If anything was an omen of what was to come, the cherry tree myth (for myth it is) prefigured the post-truth society by a couple of centuries.


Apparently I once told Martin McGuinness that he looked cute. He had phoned the Irish News to complain that a picture – used to illustrate a story about him – was deliberately chosen to make him look like an idiot.

It is a common complaint of politicians, and truth be told journalists sometimes take pleasure in using a particularly unflattering photograph.

Telling him he looked cute in the picture was a feeble excuse, and disrespectful. (Disrespect is another journalistic trait.) And I apologize now. Given this was the early nineties, and the job he had then, it was also somewhat fool-hardly on my part. The then editor thought I was both brave and stupid.

Whatever you think of Mr McGuinness’s politics and his past, there can be no question that he has served the people of this island – nationalist and unionist – well. He was a distinguished Minister for Education, and he has performed the role of deputy First Minister to the best of his ability in very difficult circumstances.

Nationalists are well used to slights. But in refusing to work with him, the DUP has done its own people and its country an enormous disservice. So much could have been achieved with good will. Ten years on, all the DUP has to show for its tenure is a pile of ash.

The article first appeared in The Irish News on January 13 2017

Galway batters Paisley with his golden flute


The Chuckle Brothers: Ian Paisley and Martin McGuinness

I remember a time when watching the Black and White Minstrel Show on a Saturday night was politically correct, when Larry Grayson represented humour at its most edgy and Dana’s victory in the Eurovision Song Contest was seen by nationalists as a boost for the cause of Irish unity.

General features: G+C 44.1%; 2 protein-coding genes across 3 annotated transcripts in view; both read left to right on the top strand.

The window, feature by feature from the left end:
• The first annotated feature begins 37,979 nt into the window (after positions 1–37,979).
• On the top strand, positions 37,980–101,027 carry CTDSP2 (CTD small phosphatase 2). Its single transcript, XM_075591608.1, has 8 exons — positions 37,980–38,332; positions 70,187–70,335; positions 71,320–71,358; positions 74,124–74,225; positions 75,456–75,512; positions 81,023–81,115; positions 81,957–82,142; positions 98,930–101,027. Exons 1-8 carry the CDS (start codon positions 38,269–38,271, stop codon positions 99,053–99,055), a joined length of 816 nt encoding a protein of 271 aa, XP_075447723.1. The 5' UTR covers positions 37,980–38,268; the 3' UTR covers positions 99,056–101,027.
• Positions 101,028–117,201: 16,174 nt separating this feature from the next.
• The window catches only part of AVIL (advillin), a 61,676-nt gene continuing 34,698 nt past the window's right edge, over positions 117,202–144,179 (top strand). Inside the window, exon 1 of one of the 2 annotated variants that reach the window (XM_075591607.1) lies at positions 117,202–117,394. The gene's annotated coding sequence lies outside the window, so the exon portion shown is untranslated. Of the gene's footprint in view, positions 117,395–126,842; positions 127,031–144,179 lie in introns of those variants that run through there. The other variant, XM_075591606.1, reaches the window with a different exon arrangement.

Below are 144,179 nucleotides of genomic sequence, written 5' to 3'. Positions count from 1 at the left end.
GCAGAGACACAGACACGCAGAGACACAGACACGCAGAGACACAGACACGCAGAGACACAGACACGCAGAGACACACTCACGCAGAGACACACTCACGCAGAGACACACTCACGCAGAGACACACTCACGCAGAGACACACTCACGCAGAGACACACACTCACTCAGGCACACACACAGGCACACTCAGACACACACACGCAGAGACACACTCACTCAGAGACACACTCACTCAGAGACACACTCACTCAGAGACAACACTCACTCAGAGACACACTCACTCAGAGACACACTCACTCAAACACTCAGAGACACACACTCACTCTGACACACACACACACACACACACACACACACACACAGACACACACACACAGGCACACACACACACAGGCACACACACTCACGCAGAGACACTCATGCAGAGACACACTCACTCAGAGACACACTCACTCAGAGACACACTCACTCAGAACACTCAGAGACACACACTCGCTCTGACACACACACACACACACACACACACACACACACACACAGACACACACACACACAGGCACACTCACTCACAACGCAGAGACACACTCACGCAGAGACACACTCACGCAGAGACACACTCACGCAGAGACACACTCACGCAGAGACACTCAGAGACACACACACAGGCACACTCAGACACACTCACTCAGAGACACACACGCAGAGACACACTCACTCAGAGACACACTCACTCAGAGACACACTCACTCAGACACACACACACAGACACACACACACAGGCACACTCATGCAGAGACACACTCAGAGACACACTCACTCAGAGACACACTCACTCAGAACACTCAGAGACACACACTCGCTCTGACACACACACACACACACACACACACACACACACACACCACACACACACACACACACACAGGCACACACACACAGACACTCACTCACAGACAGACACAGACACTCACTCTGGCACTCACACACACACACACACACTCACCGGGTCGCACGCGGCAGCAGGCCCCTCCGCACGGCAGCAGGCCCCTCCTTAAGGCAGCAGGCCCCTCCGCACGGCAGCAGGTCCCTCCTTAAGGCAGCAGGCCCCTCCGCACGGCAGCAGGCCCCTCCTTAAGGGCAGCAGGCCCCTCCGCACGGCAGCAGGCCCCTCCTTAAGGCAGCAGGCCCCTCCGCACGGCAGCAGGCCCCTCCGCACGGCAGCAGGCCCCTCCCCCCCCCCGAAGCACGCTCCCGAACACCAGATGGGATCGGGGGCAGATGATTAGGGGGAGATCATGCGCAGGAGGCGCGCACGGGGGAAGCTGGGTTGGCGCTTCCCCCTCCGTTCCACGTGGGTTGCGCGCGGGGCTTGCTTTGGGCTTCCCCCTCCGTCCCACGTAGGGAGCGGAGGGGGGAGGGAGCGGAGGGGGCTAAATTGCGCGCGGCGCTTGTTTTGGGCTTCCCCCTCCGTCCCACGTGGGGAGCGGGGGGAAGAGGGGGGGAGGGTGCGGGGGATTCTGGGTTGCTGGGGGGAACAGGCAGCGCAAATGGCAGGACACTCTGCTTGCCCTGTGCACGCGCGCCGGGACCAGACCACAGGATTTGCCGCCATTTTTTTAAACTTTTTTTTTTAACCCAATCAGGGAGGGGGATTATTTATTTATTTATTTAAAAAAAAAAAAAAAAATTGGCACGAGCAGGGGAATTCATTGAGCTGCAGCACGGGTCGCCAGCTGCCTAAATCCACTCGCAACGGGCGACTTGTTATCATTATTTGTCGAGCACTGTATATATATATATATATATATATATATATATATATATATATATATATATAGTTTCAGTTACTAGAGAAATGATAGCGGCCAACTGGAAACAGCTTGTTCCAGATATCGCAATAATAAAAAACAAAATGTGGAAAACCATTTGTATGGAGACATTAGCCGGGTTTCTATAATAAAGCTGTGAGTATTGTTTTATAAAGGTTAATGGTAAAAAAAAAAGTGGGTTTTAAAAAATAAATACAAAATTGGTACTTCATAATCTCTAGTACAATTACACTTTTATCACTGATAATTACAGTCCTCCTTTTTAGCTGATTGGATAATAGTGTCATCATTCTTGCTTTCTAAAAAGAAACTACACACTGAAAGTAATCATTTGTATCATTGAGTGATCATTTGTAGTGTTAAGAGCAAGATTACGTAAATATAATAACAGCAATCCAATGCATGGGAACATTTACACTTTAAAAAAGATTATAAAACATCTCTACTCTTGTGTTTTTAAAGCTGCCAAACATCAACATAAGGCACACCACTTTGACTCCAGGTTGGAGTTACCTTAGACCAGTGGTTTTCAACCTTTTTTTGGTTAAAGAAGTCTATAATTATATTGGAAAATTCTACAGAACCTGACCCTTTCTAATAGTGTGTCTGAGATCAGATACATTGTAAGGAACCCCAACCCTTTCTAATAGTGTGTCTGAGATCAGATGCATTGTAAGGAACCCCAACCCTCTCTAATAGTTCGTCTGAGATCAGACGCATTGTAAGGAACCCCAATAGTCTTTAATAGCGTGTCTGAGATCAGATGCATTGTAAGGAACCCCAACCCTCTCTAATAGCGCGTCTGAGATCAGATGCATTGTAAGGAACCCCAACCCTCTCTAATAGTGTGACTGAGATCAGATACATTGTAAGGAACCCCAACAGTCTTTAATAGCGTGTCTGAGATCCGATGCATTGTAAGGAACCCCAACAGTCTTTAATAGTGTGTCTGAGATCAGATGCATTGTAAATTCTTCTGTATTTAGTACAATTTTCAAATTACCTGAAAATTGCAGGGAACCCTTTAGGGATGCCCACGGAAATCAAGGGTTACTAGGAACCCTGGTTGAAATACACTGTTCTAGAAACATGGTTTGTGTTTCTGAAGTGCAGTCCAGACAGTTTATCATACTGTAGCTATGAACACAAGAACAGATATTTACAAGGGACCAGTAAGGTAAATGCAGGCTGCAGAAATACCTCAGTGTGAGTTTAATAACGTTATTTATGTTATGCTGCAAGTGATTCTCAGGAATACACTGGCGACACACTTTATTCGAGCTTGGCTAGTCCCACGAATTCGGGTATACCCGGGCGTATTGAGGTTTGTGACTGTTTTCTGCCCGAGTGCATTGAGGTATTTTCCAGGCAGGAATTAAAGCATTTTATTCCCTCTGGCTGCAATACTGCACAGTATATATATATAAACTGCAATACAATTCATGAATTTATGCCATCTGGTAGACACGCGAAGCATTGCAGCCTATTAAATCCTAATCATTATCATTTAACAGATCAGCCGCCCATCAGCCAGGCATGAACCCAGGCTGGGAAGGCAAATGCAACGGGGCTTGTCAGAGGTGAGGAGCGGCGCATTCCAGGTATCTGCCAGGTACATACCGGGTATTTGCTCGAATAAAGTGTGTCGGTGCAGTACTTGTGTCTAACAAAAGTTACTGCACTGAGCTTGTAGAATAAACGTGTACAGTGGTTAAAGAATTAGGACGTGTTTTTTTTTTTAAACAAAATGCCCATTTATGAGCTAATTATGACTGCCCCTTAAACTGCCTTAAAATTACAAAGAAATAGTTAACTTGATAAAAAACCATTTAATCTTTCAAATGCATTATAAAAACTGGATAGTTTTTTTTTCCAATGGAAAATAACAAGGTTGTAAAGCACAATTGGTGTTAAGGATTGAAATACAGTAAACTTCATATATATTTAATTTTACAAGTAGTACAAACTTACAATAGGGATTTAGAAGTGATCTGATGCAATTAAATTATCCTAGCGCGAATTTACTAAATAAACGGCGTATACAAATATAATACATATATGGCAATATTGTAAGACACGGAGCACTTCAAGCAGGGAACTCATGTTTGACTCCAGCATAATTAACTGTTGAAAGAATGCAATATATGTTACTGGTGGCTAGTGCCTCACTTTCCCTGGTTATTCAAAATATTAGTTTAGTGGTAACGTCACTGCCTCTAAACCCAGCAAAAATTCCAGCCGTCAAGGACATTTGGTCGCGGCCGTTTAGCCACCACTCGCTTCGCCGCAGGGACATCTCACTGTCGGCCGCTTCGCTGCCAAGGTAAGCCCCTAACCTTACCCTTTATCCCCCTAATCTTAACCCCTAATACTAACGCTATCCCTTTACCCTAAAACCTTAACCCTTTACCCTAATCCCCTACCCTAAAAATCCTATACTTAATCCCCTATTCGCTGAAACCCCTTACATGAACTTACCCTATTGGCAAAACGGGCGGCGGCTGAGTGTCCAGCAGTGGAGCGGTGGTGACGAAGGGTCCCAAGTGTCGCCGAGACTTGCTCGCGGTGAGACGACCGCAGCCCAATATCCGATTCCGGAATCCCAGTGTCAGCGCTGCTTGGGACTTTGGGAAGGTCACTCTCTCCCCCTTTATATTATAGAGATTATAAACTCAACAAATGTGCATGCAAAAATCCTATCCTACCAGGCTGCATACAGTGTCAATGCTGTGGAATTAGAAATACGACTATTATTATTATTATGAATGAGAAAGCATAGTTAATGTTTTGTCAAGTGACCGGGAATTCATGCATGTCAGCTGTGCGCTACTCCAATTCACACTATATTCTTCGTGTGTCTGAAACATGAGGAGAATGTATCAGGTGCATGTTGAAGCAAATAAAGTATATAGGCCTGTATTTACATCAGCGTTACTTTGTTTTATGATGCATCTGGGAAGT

My other memory of Saturday nights was trying to get the timing right for bed. In our house, bedtimes were strictly policed during the week (or at least that is how I remember it), but we were allowed to stay up late on a Saturday.

The trick was to get to bed just before dad came in from the pub, otherwise my brother and I would be subjected to the dreaded Saturday Night Lecture. His larynx lubricated by a couple of pints of the black stuff, and his mind still buzzing from an evening of banter with his mates, put him in the mood to dispense sage advice.

As teenagers do, we tried to look engaged while ignoring everything he was saying to us. Mine do that to me now. But a few things sunk in.

He was a nationalist to the very root of his being. He loved his country, its language and its music. Like many of his generation, he was offended by partition he was also appalled by the violence that surrounded us during the Troubles.

But he was a tolerant man – and that’s what he taught me.